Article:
Our VP of Corporate Development and Market Research, Jameel Ahmad, visited FXTM’s recently-opened UK office while concluding another successful media tour in the UK. The chief expert conducted 4 one-on-one interviews with industry-leading outlets including major news agency companies Agence France-Presse (AFP) and Bloomberg News, online FX magazine Profit & Loss and Share Radio, a prominent finance radio station.
With the recent Brexit vote still very much a hot topic, Jameel shared his analysis on how the UK markets were affected and what kind of consequences are expected to still occur.
Other topics surrounding Brexit included:
Though it dominated conversations, Brexit was not, however, the only topic of discussion. Jameel also took the time to discuss the importance of trading education, expanding on FXTM’s devotion in this area, discussing the various seminars we hold and why it’s such an important aspect for today’s traders.
The media tour also served to promote FXTM’s values and to showcase Jameel’s expertise in the areas of market analysis during the sensitive post-Brexit aftermath.
To listen to the Share Radio interview, please click here.
Here are some of Jameel’s quotes from his TV interview with AFP:
On the price drop for oil after Brexit:
"If there's concerns over the global economy, if there's concerns in general in terms of economic uncertainty there is likely to be a knock-on effect on commodities, and it's no surprise to me that oil dropped from $50 to $46 just in the hours where the vote was being announced."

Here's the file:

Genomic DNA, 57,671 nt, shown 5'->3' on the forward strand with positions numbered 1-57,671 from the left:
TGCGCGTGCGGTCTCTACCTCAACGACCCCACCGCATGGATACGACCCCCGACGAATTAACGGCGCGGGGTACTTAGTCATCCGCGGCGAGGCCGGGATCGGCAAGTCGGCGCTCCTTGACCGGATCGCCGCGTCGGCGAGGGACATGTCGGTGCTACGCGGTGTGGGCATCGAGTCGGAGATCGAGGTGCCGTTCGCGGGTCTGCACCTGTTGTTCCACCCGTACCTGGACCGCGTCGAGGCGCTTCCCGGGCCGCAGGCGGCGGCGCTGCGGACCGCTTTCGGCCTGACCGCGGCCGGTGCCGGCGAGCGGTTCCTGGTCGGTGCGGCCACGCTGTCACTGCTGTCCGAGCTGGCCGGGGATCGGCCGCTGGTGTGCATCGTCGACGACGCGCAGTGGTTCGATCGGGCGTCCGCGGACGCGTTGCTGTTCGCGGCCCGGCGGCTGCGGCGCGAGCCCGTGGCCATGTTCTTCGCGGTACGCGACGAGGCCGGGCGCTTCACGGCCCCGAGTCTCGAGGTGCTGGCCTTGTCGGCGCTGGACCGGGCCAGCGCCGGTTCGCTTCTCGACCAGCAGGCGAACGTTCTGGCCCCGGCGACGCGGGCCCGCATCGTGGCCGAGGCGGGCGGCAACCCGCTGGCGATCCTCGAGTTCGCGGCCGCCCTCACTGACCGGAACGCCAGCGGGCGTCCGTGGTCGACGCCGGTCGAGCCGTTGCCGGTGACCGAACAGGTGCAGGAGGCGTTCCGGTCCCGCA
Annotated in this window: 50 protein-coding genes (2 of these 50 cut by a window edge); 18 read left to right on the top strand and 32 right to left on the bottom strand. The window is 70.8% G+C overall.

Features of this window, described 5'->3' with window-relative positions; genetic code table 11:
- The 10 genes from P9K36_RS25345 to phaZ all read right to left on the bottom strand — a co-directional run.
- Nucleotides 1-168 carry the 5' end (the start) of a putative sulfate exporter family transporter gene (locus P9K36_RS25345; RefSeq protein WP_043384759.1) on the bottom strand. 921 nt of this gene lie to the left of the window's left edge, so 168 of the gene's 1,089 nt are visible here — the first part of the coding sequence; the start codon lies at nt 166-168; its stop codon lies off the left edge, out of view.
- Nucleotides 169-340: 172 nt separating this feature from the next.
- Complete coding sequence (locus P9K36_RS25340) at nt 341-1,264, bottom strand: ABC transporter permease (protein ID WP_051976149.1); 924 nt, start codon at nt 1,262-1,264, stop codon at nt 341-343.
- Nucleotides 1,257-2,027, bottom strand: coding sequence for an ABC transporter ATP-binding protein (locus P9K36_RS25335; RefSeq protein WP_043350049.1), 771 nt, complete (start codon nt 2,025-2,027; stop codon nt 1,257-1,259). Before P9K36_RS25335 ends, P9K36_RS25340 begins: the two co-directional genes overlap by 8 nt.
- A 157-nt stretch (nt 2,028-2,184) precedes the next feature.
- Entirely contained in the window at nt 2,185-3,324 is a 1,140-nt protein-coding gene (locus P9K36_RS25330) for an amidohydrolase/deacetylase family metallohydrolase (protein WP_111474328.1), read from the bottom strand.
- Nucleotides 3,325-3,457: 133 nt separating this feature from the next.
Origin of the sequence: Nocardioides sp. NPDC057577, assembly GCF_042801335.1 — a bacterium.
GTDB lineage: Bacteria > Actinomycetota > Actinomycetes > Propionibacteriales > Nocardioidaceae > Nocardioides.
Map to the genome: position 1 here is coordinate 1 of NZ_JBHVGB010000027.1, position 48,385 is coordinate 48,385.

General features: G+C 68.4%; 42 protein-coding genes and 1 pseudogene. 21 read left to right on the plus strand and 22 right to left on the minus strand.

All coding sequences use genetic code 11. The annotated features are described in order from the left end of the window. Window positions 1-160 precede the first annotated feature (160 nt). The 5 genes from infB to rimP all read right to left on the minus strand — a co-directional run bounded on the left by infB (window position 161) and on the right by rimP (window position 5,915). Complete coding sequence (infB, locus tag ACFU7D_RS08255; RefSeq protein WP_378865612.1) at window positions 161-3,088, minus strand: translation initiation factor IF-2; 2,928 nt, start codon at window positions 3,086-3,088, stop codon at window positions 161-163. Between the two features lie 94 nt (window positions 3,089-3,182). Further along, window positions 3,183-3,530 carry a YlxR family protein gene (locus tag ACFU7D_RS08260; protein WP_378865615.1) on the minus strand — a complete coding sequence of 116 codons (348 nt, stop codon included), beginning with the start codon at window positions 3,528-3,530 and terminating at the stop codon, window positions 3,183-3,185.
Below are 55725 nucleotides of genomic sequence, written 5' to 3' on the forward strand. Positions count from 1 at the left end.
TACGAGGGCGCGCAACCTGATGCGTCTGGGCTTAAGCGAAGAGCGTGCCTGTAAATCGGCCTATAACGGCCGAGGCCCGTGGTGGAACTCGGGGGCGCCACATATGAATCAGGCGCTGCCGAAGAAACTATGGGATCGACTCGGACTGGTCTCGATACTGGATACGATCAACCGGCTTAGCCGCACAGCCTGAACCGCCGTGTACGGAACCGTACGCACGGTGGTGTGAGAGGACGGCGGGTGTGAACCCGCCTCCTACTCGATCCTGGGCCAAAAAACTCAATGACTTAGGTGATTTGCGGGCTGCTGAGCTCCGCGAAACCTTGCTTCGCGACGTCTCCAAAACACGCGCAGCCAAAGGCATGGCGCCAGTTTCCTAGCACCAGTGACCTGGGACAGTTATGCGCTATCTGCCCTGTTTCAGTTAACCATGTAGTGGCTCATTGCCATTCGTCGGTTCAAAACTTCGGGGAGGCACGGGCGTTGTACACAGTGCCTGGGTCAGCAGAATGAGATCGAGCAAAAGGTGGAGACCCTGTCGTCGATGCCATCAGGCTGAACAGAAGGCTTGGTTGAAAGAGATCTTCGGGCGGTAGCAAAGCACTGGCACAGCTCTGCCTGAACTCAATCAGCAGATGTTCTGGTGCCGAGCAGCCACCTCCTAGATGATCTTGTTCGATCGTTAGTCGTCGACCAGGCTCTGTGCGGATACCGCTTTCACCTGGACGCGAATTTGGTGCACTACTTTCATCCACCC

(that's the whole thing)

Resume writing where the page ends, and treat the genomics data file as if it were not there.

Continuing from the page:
What Brexit means for the Federal Reserve:
"There's going to be quite severe ramifications on the Federal Reserve. They're going to probably need to push back their expectations for raising rates. Some even think they might need to cut it. And I think there definitely is an opportunity somewhere down the line to see further volatility for the dollar and I think the Federal Reserve will have to backtrack on their interest rate expectations."
What are UK’s options now?
"Maybe the UK will now need to define stronger trading terms with non-EU countries. Personally I think this is a risk when the emerging markets are entering a period of weaker economic growth, downsides on the price of oil, capital outflows due to the US dollar interest rate expectations. Yes, the UK is going to need to look to diversify ties outside the non-EU."
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